Successful change does not happen simply because we wish it would. We cannot will it into existence. Nor can executives delegate the accountability for leading change. Instead, they must create organizational structures that empower accountability to assure the changes move through the predictable opposition and resistance. Leading change requires creating a vision for the change, establishing a strong sense of urgency for why change is needed, engaging a core of leaders, communicating powerfully, creating the right climate for change, coordinating activities, engaging stakeholders, maintaining momentum, dealing with surprises, and removing roadblocks. Executives must exercise the internal leadership needed to propel strategy information forward.
Often the group which requires the most attention from executives is middle management and supervisors. Most of these people have achieved their position and status in the company through their effectiveness in maintaining control. Strategic execution initiatives often alters these control structures, since this interruption is needed to promote growth. In the role of change leaders, executives need to pay attention to these middle managers and supervisors. Supporting these managers in making the changes will trigger a huge difference, as ultimately the change leader wants these managers to be effectively engaging others in the organization in making the changes. In organizations with hierarchical, top down management orientation, it is common for managers and supervisors to attempt to implement change through domination rather than enrollment. Needless to say, domination as a change method has very limited success.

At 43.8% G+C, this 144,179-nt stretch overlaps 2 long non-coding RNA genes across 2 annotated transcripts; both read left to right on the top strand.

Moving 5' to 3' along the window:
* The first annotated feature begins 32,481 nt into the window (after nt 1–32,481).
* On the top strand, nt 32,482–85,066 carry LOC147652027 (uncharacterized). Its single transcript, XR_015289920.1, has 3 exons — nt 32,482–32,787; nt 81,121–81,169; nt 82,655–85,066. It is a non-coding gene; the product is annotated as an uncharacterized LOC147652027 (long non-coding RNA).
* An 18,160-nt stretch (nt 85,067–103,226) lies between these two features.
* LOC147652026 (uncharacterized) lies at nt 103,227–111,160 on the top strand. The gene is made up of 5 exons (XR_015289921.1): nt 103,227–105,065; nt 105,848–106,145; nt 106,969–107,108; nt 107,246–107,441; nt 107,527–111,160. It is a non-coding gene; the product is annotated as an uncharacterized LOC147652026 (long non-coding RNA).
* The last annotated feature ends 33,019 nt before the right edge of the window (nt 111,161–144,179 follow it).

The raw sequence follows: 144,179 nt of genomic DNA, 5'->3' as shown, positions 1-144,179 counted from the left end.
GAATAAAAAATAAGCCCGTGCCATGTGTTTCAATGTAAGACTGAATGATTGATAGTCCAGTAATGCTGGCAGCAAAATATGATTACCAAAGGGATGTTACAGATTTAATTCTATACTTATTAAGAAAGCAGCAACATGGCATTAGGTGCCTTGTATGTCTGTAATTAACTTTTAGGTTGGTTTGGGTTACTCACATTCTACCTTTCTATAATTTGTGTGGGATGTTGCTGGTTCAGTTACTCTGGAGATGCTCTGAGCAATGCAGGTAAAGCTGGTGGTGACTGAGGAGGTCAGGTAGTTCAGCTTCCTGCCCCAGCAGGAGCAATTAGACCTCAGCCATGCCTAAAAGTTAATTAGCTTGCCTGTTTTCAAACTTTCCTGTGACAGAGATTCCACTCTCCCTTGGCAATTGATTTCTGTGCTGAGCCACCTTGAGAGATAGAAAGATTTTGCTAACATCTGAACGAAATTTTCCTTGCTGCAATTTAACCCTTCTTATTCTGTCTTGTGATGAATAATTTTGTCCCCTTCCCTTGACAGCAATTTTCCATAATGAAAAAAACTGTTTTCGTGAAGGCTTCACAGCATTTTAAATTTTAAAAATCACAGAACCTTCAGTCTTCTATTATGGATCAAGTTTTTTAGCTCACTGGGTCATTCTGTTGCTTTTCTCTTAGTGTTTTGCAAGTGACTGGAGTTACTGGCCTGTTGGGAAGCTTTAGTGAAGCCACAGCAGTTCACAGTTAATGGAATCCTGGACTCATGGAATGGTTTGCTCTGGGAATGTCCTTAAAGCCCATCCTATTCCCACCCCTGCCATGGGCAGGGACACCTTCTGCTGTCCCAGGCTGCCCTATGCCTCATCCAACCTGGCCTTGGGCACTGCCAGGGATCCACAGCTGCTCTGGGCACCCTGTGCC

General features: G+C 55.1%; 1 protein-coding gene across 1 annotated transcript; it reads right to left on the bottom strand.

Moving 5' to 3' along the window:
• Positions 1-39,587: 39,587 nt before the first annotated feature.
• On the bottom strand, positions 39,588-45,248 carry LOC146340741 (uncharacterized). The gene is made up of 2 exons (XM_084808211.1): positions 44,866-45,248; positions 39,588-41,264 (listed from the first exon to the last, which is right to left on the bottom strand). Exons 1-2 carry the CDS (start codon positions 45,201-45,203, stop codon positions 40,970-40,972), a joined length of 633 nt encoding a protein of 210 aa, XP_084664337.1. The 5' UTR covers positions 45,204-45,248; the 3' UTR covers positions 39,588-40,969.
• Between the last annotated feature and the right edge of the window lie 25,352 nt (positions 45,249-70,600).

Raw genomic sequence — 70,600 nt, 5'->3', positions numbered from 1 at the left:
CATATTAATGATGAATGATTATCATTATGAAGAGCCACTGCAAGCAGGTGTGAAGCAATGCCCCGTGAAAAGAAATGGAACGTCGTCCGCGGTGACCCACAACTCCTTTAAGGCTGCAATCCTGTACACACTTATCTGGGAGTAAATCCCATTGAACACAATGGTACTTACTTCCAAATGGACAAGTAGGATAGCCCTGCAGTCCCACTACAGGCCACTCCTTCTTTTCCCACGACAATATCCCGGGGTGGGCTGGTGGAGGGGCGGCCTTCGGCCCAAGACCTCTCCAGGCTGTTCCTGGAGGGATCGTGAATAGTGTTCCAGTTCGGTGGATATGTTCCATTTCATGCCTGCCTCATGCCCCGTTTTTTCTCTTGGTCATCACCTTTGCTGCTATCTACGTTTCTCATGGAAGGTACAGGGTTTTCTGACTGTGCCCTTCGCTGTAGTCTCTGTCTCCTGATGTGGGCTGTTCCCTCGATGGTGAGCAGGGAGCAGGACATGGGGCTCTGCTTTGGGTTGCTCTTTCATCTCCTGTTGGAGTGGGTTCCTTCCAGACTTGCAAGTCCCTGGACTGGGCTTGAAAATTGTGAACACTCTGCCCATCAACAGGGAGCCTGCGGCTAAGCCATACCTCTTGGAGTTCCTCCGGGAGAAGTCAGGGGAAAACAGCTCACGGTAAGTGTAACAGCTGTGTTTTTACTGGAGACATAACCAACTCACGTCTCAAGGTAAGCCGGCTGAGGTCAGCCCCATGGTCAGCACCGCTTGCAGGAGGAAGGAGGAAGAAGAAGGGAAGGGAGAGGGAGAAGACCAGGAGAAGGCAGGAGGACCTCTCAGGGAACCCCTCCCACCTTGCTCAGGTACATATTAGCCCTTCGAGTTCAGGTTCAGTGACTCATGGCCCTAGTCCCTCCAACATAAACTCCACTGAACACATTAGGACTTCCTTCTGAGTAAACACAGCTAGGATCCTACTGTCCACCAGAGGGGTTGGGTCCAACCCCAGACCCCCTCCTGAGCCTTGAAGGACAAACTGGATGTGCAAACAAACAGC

Provide Credibility with Stakeholders
Strategic execution initiatives are an opportunity in which executives will enhance or lose credibility with the various stakeholders. Stakeholders is a term used to describe the various groups or individuals who believe they have “something at stake” in the behavior and success of an organization. Usually, there are a wide variety of stakeholders such as employees, customers, suppliers, investors, retirees, community leaders, politicians, and governmental officials. When the strategy being executed involves meaningful change, the various stakeholders will likely have differing opinions about the changes. How the executives provide leadership will determine whether they enhance or lose credibility with the various stakeholder groups.
Display Competence and Confidence
Growth companies require a lot of competence and confidence. This is why the caliber of leadership from top executives during strategy execution is so important. This includes leadership in strategic thinking and developing others as strategic thinkers. This involves eschewing conventional thinking, not for the sake of nonconformity, but because they are focused on the fundamental questions about the company’s strategies. These fundamental questions include how we can best execute our strategies.
Successful strategic execution initiatives require leadership from executives. They cannot be over-managed and under-led. Ultimately, change is needed by mid-level managers and supervisors to champion the execution rather than focus on controlling people. Success in engaging the various groups of stakeholders will enhance leadership’s credibility, as well as enhance support for the strategies being executed.
Leadership of strategic execution cannot be abrogated through delegation to others. It must be taken up by those in the positions to do so. This leadership accountability is essential for success.